March 28, 2017
“The IAJ is concerned that the already oppressed judiciary will be turned into a totally depended instrument of power. The Venice Commission confirms the IAJ’s fears,” the appeal said, adding that the association had been following “the deterioration of the situation of the judiciary in Turkey since 2014.”
“After the attempted coup, it dismissed judges who had been put on a list long before the coup without giving reasons for the individual case and without proper procedure. In such a way since July 15, 2016, 24.4 percent of all judges (2,538 out of 10,382) and 24.3 percent of all prosecutors (1,121 out of 4,622) were dismissed, the majority of whom are in detention. The example of this destiny threatens those judges and prosecutors who remained in office or were recently appointed without sufficient experience. It is more than doubtful that a judiciary in this situation can be [described] as independent,” the association said.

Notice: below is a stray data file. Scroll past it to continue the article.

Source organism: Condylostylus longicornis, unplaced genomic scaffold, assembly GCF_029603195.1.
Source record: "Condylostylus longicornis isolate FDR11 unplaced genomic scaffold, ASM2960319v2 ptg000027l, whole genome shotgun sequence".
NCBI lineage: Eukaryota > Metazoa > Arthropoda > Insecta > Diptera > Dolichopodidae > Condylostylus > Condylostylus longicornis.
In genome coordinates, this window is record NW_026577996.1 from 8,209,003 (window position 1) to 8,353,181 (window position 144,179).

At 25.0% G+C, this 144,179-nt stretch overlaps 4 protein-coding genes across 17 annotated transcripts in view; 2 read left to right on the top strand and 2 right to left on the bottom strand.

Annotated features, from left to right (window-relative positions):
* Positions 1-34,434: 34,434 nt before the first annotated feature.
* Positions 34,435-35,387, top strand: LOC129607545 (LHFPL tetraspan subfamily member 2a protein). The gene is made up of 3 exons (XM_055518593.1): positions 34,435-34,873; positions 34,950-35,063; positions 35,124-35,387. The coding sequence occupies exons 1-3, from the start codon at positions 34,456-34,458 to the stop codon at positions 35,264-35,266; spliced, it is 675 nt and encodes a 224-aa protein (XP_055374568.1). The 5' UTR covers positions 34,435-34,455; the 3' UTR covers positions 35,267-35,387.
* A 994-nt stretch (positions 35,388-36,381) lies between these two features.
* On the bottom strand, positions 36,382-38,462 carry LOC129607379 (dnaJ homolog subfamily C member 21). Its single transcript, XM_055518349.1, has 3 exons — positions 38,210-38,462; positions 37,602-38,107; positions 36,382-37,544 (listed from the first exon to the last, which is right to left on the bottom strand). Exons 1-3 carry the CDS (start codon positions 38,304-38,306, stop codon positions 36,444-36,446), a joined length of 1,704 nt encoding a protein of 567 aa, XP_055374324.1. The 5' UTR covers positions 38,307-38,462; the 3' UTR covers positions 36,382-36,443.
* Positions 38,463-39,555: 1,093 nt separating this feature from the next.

Referring to the Venice Commission report, the IAJ said the commission concluded that the amendments “would place the independence of the judiciary at serious jeopardy” because of the “determining influence of the president on the High Council of Judges and Prosecutors (HSYK), which is the main self-governing body, overseeing the appointment, promotion, transfer, disciplining and dismissal of judges and prosecutors.”